Jeremy McClane

Associate Professor of Law

About

Jeremy McClane is a legal scholar whose research focuses on corporate and commercial transactions. His work combines empirical methods and systems analysis to study the impact of law on transactional outcomes. His most recent article, “Boilerplate and the Impact of Disclosure in Dealmaking,” was selected for inclusion in the 2017 Stanford/Yale/Harvard Junior Faculty Forum. Other recent works include “The Agency Costs of Teamwork,” published in the Cornell Law Review and selected for honorable mention in the 2015 AALS Scholarly Papers Competition, and “The Sum of Its Parts: Team Interaction in Securities Transactions,” published in the Fordham Law Review.

Professor McClane taught at the University of Connecticut School of Law after working as a clinical instructor and lecturer at Harvard Law School, where he taught negotiation and dispute systems design. Prior to his teaching career, Professor McClane practiced in the International Capital Markets Group of the law firm of Allen & Overy in London and Paris, and Goldman Sachs International in London, where he conducted negotiations for a variety of international financial transactions involving securities, hedge funds and derivatives. He also served as in-house counsel for the London office of MFS Investment Management.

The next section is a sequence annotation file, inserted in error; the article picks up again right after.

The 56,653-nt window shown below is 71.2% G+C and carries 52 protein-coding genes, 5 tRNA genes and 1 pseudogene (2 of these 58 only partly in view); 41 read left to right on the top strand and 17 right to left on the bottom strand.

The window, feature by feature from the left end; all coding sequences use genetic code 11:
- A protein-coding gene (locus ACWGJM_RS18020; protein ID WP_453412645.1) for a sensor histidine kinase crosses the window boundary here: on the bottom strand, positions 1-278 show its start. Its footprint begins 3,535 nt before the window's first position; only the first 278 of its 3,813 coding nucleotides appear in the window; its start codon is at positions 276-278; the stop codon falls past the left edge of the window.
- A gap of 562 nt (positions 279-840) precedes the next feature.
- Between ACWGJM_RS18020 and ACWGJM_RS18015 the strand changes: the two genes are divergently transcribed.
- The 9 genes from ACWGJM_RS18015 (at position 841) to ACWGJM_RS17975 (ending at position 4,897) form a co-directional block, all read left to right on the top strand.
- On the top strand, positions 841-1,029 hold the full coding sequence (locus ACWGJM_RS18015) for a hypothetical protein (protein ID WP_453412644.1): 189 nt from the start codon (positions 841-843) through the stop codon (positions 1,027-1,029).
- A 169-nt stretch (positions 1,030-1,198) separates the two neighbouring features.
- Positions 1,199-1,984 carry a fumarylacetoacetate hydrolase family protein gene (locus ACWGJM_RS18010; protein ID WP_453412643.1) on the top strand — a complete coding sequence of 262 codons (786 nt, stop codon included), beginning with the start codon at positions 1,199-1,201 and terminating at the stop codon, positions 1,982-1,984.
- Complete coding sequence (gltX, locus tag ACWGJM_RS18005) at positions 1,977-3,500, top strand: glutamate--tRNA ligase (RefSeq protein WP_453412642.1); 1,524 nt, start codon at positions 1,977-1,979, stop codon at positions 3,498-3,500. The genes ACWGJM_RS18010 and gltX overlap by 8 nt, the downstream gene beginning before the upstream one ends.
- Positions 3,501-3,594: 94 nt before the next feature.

Professor McClane is a graduate of Harvard Law School and Michigan State University. In addition to his private practice experience, he served as a law clerk for the Judge Richard Cardamone of the United States Court of Appeals for the Second Circuit and Judge Thomas Penfield Jackson of the United States District Court for the District of Columbia. In addition, he has been a Fulbright Scholar, studying economic and business development in the former Soviet Union.

In 2016, Professor McClane was honored to be the inaugural recipient of the teaching award at the University of Connecticut School of Law.

Education

JD Harvard Law School
BA Michigan State University

Courses

Securities Regulation
Hedge Funds and Complex Financial Instruments